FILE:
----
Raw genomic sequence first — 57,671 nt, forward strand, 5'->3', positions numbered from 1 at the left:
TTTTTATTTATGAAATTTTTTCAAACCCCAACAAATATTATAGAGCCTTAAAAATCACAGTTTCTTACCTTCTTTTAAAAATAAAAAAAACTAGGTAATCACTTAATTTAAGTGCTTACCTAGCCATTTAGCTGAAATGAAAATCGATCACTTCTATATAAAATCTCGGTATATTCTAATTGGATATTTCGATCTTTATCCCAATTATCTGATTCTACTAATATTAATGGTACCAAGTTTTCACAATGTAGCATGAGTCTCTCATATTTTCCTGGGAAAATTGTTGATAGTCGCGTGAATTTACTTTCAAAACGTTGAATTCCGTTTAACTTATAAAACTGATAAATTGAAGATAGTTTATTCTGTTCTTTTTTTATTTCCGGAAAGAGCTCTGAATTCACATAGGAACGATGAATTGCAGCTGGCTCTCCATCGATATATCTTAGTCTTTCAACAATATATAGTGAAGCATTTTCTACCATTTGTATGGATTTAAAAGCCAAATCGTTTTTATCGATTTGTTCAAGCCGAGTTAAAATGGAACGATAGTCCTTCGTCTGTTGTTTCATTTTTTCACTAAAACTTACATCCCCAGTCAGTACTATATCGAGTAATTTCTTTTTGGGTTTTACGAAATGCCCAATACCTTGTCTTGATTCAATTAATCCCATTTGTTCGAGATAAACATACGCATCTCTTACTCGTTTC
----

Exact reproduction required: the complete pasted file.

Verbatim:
Raw genomic sequence first — 57,671 nt, forward strand, 5'->3', positions numbered from 1 at the left:
TTTTTATTTATGAAATTTTTTCAAACCCCAACAAATATTATAGAGCCTTAAAAATCACAGTTTCTTACCTTCTTTTAAAAATAAAAAAAACTAGGTAATCACTTAATTTAAGTGCTTACCTAGCCATTTAGCTGAAATGAAAATCGATCACTTCTATATAAAATCTCGGTATATTCTAATTGGATATTTCGATCTTTATCCCAATTATCTGATTCTACTAATATTAATGGTACCAAGTTTTCACAATGTAGCATGAGTCTCTCATATTTTCCTGGGAAAATTGTTGATAGTCGCGTGAATTTACTTTCAAAACGTTGAATTCCGTTTAACTTATAAAACTGATAAATTGAAGATAGTTTATTCTGTTCTTTTTTTATTTCCGGAAAGAGCTCTGAATTCACATAGGAACGATGAATTGCAGCTGGCTCTCCATCGATATATCTTAGTCTTTCAACAATATATAGTGAAGCATTTTCTACCATTTGTATGGATTTAAAAGCCAAATCGTTTTTATCGATTTGTTCAAGCCGAGTTAAAATGGAACGATAGTCCTTCGTCTGTTGTTTCATTTTTTCACTAAAACTTACATCCCCAGTCAGTACTATATCGAGTAATTTCTTTTTGGGTTTTACGAAATGCCCAATACCTTGTCTTGATTCAATTAATCCCATTTGTTCGAGATAAACATACGCATCTCTTACTCGTTTC